Better Business Bureau accreditation and rating
The Better Business Bureau (BBB) is a non-profit organization that advocates for consumers by promoting trustworthy businesses and calling out the bad ones through a structured accreditation and rating system. Look for a company that has this accreditation and a positive BBB score as well as positive reviews. If a debt management or credit counseling company isn’t accredited by the BBB, ask them why.
Years in business
Like most companies in the financial industry, the longer they have been in business, the more likely they are successful at what they do. Plus, it may take a few years to fully pay off your debt with a debt management program, so you want a company that will be there through the whole process.
Debt management companies may charge a setup fee and monthly fees. State laws typically set a maximum that can be charged; for example, the setup fee and monthly fees in Texas may not be higher than $111 and $56 (respectively). Before you enroll in a plan, ask for a schedule of fees in writing so you can get a full picture of how much you will be paying each month.
Financial education tools
The goal of enrolling in a debt management isn’t just to put this debt behind you—it’s also to ensure that you don’t end up in this situation again. Everyone learns in a different way, so make sure that whatever educational materials the debt management company offers, such as budgeting worksheets, articles, and in-depth brochures, are things you understand and find useful.
Find a company that will listen to you as well as share the hard truth. Reputable debt management companies do not make empty promises. The right company will listen to your concerns and answer questions in an honest, complete manner. You should never feel pressure to enroll. If you are getting that feeling, then step away and continue your search.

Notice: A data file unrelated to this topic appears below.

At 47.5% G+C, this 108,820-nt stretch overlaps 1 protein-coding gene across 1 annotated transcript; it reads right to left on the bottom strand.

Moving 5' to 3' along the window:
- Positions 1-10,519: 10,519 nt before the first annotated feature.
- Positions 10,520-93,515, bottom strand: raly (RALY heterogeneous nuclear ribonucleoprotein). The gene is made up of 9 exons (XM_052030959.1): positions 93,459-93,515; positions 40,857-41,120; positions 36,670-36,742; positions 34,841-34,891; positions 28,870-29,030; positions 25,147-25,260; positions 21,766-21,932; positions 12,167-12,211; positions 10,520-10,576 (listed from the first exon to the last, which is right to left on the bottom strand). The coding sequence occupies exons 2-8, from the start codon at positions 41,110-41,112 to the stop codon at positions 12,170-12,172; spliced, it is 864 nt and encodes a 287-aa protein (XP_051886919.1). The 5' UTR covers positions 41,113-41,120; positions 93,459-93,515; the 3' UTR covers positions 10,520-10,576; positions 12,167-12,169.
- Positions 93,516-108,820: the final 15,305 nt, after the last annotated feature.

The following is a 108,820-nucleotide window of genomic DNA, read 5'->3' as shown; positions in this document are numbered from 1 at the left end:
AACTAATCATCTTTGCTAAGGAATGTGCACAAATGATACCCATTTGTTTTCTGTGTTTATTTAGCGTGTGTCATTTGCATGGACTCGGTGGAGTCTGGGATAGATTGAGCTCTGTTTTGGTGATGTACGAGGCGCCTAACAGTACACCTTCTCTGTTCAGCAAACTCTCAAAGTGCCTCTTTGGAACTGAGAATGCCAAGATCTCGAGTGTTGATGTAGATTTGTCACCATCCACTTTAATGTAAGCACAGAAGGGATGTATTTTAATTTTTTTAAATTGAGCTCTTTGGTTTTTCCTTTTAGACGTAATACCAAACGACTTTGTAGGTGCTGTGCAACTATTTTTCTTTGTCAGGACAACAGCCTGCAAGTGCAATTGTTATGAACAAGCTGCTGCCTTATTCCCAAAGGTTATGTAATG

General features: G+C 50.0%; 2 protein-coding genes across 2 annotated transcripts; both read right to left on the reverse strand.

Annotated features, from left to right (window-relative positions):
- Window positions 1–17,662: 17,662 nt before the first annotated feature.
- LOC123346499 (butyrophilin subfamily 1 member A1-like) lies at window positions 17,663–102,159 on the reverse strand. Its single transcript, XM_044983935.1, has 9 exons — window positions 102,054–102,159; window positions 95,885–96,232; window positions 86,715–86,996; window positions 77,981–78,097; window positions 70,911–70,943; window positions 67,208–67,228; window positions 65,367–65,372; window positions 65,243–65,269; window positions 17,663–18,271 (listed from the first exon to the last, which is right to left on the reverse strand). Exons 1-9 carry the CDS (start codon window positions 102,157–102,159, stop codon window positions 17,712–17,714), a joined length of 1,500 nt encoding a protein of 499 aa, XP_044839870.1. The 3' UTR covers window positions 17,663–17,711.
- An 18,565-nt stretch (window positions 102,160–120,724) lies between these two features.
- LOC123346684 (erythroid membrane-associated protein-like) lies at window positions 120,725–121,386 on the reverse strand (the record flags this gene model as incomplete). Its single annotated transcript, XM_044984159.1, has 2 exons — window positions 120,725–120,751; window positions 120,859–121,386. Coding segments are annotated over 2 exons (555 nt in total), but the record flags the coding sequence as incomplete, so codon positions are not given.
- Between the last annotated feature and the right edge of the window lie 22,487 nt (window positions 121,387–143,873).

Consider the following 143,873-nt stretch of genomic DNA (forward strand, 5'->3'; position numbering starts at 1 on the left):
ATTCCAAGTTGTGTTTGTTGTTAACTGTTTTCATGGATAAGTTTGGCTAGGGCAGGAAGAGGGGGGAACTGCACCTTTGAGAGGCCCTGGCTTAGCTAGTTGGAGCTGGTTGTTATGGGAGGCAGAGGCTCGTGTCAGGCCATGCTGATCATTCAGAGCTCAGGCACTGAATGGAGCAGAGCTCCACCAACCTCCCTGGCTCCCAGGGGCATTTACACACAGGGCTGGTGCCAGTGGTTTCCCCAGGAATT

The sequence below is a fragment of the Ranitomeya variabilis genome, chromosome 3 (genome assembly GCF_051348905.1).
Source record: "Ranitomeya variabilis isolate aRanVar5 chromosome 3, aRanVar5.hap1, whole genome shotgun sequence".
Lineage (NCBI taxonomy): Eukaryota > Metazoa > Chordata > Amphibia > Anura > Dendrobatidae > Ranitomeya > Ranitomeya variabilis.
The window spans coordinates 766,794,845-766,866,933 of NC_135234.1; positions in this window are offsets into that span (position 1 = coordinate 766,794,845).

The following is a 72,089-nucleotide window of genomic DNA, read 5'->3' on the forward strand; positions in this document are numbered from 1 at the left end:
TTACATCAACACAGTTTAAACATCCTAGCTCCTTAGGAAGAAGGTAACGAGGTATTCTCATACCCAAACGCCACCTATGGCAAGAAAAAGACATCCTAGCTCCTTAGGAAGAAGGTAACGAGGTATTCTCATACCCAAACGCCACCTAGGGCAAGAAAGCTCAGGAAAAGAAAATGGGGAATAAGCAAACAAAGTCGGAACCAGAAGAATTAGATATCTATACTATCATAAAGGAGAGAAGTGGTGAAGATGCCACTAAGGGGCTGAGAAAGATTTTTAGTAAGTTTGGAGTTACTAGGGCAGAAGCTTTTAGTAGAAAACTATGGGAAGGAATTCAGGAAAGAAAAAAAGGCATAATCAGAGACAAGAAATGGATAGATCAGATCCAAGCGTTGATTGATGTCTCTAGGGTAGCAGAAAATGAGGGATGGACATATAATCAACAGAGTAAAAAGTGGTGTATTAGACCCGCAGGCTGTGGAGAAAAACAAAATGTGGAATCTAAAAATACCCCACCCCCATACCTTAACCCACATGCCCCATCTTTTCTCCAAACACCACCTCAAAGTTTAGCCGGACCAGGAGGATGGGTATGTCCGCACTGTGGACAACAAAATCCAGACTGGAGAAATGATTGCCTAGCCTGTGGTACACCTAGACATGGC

Alternatives to debt management programs
Depending on your unique situation and your financial goals, you might decide to take a different path toward improving your financial health. A debt management program is one route toward relieving your debt load, but there are other options you’ll want to consider first. These include (but aren’t limited to) the following:
Debt consolidation loans. This method involves taking out a personal loan, ideally one with a lower interest rate than what you’re currently paying on your credit cards and other debt. This can relieve the stress of managing multiple accounts, but it may be difficult to obtain a favorable rate if you have a low enough credit score.
Balance transfer cards. Many credit card companies offer incentives to transfer your existing debt, such as interest rates as low as 0 percent. This can help reduce your overall debt, but these rates only apply for a limited time and you’ll also have to consider the cost of balance transfer fees (typically 3 to 5 percent per transferred card).
This is the so-called “nuclear option” for those with insurmountable debt, since it’s typically the debt relief option of last resort. Generally, bankruptcy protection
will protect you from the collections process and can eliminate all of your debt, but you also may lose most of your liquid assets and endure long-term damage to your credit.
Debt settlement. This debt relief option involves negotiating with your creditors (either yourself or through a debt settlement company) for a lower debt amount. Debt settlement can drastically reduce what you owe and help clear your debts more quickly, but also can temporarily hurt your credit score and expose you to possible lawsuits.
Find the best debt relief plan for your needs
If you’re trying to cope with your with debt, a debt management program may seem attractive — but it’s not your only option. Freedom Debt Relief is here to help you understand your options for dealing with your debt, including our debt relief program. Our Certified Debt Consultants can help you find the right solution for your particular needs. Find out if you qualify right now.